Should My Parent Downsize or Stay in Their Current Home?
May 31, 2021
When your parent reaches a certain age, their current home may begin to feel like it’s too big for them. Keeping it clean and maintained is becoming a hassle. If they’re widowed, the absence of their partner may make the place feel especially empty.
On the other hand, they don’t want to lose the things that come with their current home: memories, neighbours, a kitchen they’ve renovated just so, or maybe a cozy backyard.
They’re undecided. And when you’re undecided, the simplest thing is to do nothing. Stay put. Without a plan.
That’s not to say that staying put – or aging in place – is necessarily a bad choice. But only if the pros and cons have been properly considered.
The pros and cons of aging in place
Current home is familiar
No need to undertake a major move or get rid of some of their belongings
Can maintain connections with neighbours
Don’t have to give up existing features (e.g. own front door, backyard, access to local green space)
Can access home care and community services if support needed
Continued cleaning and upkeep may be more than your parent can handle
If some belongings aren’t let go of now, may become a huge task for you later if your parent is forced to move due to a health crisis or passes away
If your parent’s mobility decreases, parts of current home may become inaccessible/unsafe
Home care and community services may prove insufficient/expensive if your parent’s health changes significantly
If your parent goes with this option
Aging in place may be a good option for your parent right now, but their health could change suddenly. If that happens, they may be forced to scramble to find a suitable new place to live. And if they’re in the middle of a health crisis, that responsibility may fall to you. Not only that, you may find yourself thinning out their belongings for them, a potentially mammoth task, particularly if it has to be done in short order.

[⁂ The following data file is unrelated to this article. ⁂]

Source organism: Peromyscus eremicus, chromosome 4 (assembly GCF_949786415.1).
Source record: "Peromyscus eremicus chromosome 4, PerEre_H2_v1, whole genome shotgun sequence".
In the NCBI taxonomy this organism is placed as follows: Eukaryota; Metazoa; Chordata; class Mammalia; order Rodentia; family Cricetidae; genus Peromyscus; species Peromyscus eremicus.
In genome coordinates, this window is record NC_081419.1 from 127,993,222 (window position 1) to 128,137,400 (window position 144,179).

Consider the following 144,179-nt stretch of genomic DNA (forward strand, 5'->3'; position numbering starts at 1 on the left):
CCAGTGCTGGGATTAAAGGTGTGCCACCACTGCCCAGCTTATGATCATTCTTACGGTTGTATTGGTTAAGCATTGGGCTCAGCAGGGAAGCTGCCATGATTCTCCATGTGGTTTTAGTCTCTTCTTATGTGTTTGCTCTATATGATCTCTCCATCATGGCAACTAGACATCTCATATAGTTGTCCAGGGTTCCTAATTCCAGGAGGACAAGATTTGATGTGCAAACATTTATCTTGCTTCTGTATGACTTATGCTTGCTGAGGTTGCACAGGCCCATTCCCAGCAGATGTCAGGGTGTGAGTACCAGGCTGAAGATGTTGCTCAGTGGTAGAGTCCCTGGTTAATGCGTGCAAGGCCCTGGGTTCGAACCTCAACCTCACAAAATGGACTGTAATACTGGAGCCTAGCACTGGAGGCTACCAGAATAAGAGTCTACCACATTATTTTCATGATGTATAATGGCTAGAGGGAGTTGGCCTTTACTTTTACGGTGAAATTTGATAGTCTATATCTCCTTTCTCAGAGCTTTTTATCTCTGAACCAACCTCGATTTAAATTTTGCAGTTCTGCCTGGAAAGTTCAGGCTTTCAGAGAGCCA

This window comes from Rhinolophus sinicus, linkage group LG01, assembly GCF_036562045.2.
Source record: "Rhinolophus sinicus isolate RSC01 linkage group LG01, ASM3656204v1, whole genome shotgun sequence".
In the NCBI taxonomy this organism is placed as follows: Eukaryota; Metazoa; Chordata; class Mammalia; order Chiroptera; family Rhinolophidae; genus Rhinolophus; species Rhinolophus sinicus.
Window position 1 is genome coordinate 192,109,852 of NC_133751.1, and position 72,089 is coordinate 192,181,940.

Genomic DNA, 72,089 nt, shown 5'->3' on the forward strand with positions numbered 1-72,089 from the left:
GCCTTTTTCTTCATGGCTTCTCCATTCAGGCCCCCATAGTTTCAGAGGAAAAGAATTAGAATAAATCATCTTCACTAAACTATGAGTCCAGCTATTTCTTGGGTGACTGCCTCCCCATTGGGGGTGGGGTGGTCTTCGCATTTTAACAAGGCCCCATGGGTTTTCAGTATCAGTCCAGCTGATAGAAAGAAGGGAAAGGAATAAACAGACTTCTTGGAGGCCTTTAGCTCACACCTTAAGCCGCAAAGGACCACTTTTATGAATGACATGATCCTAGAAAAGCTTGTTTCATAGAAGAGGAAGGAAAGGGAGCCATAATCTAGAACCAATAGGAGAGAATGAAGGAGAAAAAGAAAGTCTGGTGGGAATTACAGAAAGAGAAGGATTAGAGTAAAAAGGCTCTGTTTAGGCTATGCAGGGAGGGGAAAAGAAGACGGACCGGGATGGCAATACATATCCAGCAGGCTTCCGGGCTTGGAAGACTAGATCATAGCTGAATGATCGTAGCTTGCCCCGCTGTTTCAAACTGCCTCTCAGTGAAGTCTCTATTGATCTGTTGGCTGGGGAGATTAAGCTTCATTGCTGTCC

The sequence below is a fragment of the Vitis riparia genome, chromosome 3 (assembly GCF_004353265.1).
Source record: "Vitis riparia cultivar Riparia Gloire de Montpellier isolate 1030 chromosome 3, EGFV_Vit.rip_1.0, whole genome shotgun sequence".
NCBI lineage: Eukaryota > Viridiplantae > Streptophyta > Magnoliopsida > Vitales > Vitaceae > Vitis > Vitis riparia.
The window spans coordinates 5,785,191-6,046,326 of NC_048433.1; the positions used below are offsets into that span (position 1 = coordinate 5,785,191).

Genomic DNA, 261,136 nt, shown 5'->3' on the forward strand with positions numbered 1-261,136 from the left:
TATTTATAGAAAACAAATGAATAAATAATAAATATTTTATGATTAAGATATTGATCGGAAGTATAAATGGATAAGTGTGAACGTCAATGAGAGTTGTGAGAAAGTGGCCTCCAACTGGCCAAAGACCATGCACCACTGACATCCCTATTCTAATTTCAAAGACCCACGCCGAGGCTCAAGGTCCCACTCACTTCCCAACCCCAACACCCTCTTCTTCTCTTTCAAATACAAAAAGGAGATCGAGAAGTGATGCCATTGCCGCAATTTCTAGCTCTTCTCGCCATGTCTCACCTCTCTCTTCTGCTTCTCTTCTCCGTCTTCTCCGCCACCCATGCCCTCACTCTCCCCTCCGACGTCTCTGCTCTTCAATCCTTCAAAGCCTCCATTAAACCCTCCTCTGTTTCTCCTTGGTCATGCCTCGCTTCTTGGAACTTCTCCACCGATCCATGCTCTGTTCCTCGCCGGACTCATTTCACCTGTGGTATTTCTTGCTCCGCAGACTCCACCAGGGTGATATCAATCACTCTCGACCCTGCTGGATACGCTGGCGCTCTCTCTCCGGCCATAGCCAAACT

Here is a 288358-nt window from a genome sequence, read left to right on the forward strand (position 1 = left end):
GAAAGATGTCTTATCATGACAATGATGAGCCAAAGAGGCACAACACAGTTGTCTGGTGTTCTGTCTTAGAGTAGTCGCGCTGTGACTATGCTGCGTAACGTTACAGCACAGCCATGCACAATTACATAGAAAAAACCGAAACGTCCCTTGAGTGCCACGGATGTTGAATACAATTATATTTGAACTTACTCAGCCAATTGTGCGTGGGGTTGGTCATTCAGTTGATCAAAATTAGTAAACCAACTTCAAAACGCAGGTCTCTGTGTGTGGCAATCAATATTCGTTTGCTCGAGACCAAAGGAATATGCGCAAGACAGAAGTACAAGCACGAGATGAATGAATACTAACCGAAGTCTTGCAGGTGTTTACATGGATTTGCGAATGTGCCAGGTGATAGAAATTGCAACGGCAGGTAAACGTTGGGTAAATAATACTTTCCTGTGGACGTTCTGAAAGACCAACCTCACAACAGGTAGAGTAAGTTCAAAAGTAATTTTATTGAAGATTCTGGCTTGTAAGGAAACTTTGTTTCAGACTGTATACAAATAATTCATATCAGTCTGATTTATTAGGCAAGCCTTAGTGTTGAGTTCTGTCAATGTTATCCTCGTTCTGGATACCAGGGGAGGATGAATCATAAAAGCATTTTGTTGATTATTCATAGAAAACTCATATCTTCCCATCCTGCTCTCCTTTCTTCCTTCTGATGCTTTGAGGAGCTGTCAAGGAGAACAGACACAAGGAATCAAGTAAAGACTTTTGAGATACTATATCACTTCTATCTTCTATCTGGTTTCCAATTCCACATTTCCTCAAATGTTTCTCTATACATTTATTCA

One of the best things your parent can do is develop a Plan B. Even though they may have decided to age in place, they can still look at options for a new home such as condos, life-lease properties, or retirement communities. That way, if the time does come to move, they won’t be starting their search from scratch and feeling panicked about it. And if you’re acting on their behalf, you’ll have a clear idea of their preferences.
You may also want to encourage them to begin going through their “stuff” now. There’s no need to wait. Going through a house full of things isn’t quite so overwhelming if you pace yourself and do a little bit at a time over several months. A lot of people feel relieved after doing it. And that way, should you have to help your parent move in the future, your task won’t be quite so daunting.
The pros and cons of downsizing
Can feel renewing – gets your parent to focus on what’s important in their life
Moving may open up a whole new set of opportunities – to make new friends, to take part in new activities
A smaller space is usually easier to take care of. Depending upon where they move, homemaking and property maintenance services may even be included.
If they move to a community where health monitoring is offered, less worry for you that they might have a health episode (e.g. fall) that goes unnoticed
There’s risk involved in moving to a new place – giving up what you know for the unfamiliar – uncertainty of “what if this new place doesn’t work out?”
The whole process of deciding what belongings you can take with you and what you need to get rid of can take a lot of emotional energy
If your parent is moving to a congregate setting like an apartment, there’s less privacy than in a single-family home
They may be uncertain whether the sale of their current home will give them enough to cover future living expenses
If your parent goes with this option
Moving later in life is more complicated than moving when you’re younger. There are a lot more things to consider. Your parent might want to consider getting a professional to help them figure where they want to live. A realtor who focuses on seniors can be a good choice. Look for one with an ASA designation – Accredited Senior Agent.
If your parent is looking for a place in Ottawa, we can help. At Tea and Toast, we have an intimate knowledge of retirement communities in the area (beyond what even ASA realtors have) and can help them quickly narrow down which ones might best suit their preferences. It will save them – and possibly you – a lot of time trying to investigate all the options out there yourself.